First English edition of the Nuremberg chronicle: being the Liber chronicarum of Dr. Hartmann Schedel…

An abnormal girl was born at this time in the vicinity of Verona. Although the child had but one head, it had two posteriors and two organs of generation; also four arms, of which two were large and useful, and the other two small and useless. Also two abdomens in the region of the stomach. The parents led the child about in Italy, begging money of those who would see it.

The Padus (Po) and Tiber, and other rivers of Italy were so swollen by rains in the month of November that they overflowed, doing much damage to those inhabiting their banks. Then the waters receded they carried with them many dead animals which became putrefied and polluted the air, causing a great plague.

On the death of King Henry in Spain the dominions were divided between Ferdinand, son of John the king of Aragon (who had espoused Elizabeth, sister of Henry), and Alphonso, king of Portugal, who then acted as guardian for said Henry and his sister’s daughter. In the following year King Ferdinand of Spain gave battle to the king of Portugal, compelling him to flee from the field at Numantia.

Johannes Königsberger (Regiomontanus), a German, not inferior to Anaximander of Miletus, or the Syracusan Archimedes, highly informed, and experienced in the Greek and Latin tongues, and an ornament and a credit to the Germans, was at this time engaged by Matthias, the Hungarian king, and by those of Nuremberg, because of his superior skill in astronomy and other scriptural knowledge. He was held in great honor and esteem in Germany, Hungary and Rome. As a result of his commendable and brilliant ingenuity and enlightened understanding, he made an excellent calendar, and wrote sundry other things pertaining to astronomy. He also introduced a number of new tables, and perfected the theories of Gerard of Cremona. Finally Pope Sixtus called him from Nuremberg to Rome to reform certain matters pertaining to astronomy. There he died, leaving certain tables that were published and are still available.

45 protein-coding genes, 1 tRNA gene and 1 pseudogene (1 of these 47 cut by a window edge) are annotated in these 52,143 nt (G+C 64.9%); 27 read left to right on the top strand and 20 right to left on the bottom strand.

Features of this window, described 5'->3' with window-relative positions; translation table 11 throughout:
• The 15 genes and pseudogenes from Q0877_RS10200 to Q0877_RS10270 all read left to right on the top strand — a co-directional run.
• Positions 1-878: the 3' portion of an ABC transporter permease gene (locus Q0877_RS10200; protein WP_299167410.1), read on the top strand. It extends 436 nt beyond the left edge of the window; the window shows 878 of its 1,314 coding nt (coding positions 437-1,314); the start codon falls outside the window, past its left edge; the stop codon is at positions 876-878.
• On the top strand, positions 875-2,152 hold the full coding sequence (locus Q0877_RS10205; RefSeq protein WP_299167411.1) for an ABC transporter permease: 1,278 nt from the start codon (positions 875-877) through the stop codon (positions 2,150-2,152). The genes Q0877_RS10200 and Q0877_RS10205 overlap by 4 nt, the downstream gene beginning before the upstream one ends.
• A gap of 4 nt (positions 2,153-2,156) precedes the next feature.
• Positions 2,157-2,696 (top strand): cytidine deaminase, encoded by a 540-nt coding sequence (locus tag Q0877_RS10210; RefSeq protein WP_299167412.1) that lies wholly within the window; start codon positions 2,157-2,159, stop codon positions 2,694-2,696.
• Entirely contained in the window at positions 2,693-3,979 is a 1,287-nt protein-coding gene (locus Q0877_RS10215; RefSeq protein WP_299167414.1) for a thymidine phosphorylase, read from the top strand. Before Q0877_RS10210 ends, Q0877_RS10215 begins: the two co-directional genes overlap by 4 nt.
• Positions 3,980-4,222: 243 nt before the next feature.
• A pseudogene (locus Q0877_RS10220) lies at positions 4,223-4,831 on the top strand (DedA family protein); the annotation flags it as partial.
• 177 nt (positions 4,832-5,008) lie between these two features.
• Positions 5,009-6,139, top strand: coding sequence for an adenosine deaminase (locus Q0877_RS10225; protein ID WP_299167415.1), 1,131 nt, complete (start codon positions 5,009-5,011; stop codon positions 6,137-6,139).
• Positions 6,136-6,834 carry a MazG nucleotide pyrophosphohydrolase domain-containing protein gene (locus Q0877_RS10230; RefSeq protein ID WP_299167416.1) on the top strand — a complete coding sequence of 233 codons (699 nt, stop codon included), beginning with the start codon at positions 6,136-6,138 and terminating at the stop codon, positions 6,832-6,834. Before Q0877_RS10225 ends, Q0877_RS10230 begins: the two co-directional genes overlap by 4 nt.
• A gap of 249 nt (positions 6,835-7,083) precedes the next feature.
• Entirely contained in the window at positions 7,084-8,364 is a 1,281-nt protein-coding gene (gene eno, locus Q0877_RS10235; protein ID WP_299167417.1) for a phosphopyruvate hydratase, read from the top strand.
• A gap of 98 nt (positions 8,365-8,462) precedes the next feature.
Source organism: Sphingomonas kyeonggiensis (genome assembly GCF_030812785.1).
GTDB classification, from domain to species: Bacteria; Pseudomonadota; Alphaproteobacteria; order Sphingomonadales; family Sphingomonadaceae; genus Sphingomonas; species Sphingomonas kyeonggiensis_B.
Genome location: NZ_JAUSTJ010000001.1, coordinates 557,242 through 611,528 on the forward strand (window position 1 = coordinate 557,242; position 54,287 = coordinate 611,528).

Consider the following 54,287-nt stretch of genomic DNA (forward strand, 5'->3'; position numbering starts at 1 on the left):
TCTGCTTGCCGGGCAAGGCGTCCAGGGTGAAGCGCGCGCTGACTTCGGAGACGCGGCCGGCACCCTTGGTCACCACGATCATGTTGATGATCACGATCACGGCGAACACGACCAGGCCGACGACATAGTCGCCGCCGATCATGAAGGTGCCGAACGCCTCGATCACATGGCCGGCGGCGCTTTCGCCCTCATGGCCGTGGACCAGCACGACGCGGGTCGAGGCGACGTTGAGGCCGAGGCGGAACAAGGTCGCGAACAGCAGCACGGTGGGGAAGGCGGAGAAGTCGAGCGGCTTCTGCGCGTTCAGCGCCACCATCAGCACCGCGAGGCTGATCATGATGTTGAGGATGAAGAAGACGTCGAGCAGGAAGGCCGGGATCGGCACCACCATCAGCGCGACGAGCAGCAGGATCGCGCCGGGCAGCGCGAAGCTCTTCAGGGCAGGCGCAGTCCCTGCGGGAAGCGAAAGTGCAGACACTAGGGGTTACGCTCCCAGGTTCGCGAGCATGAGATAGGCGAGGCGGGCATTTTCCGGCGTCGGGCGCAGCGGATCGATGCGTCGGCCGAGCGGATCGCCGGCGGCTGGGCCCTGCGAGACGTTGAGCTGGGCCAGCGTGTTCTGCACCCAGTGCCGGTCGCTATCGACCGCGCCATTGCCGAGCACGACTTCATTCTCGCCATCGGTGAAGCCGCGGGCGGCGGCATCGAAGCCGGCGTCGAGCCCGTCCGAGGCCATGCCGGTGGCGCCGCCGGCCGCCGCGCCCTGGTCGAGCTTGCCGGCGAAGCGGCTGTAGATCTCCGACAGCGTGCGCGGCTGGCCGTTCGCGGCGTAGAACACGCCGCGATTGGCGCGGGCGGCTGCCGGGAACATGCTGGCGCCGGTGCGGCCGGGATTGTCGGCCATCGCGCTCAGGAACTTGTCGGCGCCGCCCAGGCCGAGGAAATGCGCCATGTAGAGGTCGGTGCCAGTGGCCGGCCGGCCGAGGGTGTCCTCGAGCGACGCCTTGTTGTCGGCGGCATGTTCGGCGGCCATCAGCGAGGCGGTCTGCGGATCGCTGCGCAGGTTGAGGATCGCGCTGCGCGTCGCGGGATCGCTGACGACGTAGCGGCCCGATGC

Niccolo d’Este, who fought against Ercole for the control of Ferrara, was driven out of the city, imprisoned, and finally slain.

In A.D. 1476, in the village of Nicholas Hausen, in the noble land of Franconia, a herdsman and disturber took it upon himself to preach against the papacy and the clergy, stating that their life was shameful, and that the people should pay them neither tithes nor tolls, and that the rivers and forests were free to every man. He also made other unseemly statements, and claimed that the Virgin Mary had revealed all these things to him. In consequence he attracted a great concourse of people who came there to hear this disturber, who preached long sermons against the clergy on the holidays. Rudolph, bishop of Württemberg, sent several spies to Nicholashausen, who took him to Würtzburg and burned him. And thus these pilgrimages were put to a stop. When the movement was revived the authorities of Nuremberg, under severe penalties, compelled their people to discontinue these pilgrimages to Nicholashausen. This action on the part of the authorities met with particular favor at the hands of Pope Sixtus according to a papal letter sent to them on the subject.